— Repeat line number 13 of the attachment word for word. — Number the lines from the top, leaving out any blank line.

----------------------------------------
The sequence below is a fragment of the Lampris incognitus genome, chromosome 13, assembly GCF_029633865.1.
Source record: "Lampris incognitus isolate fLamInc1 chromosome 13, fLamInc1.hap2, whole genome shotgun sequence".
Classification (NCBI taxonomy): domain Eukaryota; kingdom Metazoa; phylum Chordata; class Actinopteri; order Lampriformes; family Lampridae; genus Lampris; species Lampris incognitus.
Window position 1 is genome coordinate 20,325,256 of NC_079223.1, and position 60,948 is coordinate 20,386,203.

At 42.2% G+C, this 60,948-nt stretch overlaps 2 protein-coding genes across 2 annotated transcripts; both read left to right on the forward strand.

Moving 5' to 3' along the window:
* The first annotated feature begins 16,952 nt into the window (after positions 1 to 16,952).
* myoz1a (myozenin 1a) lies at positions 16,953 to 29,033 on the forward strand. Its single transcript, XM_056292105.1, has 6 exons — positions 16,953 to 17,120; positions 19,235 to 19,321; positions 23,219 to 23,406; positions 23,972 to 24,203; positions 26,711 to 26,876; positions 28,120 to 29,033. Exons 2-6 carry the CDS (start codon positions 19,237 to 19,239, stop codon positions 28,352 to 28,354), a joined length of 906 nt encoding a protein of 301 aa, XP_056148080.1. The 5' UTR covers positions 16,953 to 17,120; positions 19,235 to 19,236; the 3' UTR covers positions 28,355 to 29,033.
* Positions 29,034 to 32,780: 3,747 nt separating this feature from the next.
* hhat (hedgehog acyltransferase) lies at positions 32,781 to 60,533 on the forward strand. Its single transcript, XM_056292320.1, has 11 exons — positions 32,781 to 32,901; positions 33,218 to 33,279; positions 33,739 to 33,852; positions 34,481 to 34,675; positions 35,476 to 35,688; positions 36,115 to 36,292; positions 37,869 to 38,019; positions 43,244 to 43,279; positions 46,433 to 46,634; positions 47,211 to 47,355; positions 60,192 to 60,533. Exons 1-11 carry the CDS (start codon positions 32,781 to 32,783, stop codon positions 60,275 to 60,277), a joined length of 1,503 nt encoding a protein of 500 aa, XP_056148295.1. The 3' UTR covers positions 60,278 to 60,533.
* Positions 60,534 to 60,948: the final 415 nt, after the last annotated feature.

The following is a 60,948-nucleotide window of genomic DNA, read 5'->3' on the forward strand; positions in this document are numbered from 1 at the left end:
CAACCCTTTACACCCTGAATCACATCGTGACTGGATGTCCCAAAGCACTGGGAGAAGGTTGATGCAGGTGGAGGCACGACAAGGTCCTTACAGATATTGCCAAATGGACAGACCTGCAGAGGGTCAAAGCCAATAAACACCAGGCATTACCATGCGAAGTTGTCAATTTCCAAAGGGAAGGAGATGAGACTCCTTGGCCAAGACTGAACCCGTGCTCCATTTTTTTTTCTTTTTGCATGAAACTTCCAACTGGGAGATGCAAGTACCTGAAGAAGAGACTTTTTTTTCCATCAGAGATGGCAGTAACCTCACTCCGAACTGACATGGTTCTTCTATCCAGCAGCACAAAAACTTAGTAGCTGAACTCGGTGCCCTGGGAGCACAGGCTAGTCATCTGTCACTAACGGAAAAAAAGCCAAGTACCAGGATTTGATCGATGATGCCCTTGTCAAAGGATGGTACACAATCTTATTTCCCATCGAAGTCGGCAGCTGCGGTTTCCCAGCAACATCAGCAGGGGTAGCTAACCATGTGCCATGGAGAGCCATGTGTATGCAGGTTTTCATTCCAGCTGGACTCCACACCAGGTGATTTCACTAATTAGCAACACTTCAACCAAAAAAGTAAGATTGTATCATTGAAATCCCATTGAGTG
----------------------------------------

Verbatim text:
CAACCCTTTACACCCTGAATCACATCGTGACTGGATGTCCCAAAGCACTGGGAGAAGGTTGATGCAGGTGGAGGCACGACAAGGTCCTTACAGATATTGCCAAATGGACAGACCTGCAGAGGGTCAAAGCCAATAAACACCAGGCATTACCATGCGAAGTTGTCAATTTCCAAAGGGAAGGAGATGAGACTCCTTGGCCAAGACTGAACCCGTGCTCCATTTTTTTTTCTTTTTGCATGAAACTTCCAACTGGGAGATGCAAGTACCTGAAGAAGAGACTTTTTTTTCCATCAGAGATGGCAGTAACCTCACTCCGAACTGACATGGTTCTTCTATCCAGCAGCACAAAAACTTAGTAGCTGAACTCGGTGCCCTGGGAGCACAGGCTAGTCATCTGTCACTAACGGAAAAAAAGCCAAGTACCAGGATTTGATCGATGATGCCCTTGTCAAAGGATGGTACACAATCTTATTTCCCATCGAAGTCGGCAGCTGCGGTTTCCCAGCAACATCAGCAGGGGTAGCTAACCATGTGCCATGGAGAGCCATGTGTATGCAGGTTTTCATTCCAGCTGGACTCCACACCAGGTGATTTCACTAATTAGCAACACTTCAACCAAAAAAGTAAGATTGTATCATTGAAATCCCATTGAGTG